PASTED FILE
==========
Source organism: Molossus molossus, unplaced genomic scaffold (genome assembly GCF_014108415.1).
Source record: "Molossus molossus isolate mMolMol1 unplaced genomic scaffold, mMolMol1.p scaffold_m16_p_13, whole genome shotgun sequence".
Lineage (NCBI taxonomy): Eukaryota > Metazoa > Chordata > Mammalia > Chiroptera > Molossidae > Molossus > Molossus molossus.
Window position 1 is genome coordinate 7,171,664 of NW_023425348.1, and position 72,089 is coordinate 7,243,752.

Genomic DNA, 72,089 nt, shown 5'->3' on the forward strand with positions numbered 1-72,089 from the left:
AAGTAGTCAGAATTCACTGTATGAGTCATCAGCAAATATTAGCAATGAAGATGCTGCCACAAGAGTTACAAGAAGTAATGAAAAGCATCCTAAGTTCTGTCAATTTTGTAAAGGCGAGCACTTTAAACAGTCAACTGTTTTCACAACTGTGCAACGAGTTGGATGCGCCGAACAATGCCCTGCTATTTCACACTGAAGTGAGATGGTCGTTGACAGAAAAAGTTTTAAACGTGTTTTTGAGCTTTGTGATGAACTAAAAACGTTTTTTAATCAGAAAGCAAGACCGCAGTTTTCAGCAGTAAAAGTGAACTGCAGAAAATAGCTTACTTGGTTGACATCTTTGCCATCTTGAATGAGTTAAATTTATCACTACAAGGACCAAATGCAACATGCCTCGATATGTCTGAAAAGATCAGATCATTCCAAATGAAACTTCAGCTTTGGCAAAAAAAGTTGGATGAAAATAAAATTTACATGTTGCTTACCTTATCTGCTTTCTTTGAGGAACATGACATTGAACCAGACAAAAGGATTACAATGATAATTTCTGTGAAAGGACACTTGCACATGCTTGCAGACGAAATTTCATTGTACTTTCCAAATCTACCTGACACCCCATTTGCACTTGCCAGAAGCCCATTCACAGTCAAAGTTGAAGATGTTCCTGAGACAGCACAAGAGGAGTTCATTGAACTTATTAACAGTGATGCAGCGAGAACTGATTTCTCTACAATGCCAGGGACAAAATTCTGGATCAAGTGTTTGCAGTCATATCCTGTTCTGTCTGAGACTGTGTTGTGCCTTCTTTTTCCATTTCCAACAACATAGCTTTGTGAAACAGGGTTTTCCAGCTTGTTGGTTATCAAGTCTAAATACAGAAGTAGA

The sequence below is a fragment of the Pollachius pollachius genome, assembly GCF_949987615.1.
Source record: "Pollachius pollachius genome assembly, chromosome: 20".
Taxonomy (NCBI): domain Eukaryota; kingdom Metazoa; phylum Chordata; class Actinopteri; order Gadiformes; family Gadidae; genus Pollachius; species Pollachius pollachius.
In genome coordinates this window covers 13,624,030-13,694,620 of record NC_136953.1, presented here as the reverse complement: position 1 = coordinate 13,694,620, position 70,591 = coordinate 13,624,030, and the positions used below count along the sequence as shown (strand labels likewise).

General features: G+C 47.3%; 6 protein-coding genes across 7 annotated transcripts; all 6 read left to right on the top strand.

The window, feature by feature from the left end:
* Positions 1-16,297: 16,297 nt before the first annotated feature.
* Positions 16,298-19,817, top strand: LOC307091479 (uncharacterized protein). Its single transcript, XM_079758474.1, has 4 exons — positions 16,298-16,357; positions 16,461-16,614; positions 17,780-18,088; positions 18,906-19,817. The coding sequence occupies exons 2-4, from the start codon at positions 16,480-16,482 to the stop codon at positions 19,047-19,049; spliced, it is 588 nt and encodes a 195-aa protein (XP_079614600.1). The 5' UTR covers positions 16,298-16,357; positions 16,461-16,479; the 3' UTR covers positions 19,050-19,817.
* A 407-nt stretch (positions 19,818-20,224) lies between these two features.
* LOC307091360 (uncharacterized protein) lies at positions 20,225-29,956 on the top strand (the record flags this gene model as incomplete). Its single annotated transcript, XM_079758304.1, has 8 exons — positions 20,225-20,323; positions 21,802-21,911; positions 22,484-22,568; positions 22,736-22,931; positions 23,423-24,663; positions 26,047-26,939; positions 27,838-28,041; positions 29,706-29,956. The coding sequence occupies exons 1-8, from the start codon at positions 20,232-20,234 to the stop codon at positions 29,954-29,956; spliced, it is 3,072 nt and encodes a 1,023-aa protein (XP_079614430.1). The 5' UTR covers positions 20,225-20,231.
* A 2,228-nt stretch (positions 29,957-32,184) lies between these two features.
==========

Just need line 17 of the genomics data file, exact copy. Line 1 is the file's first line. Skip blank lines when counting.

* A 2,228-nt stretch (positions 29,957-32,184) lies between these two features.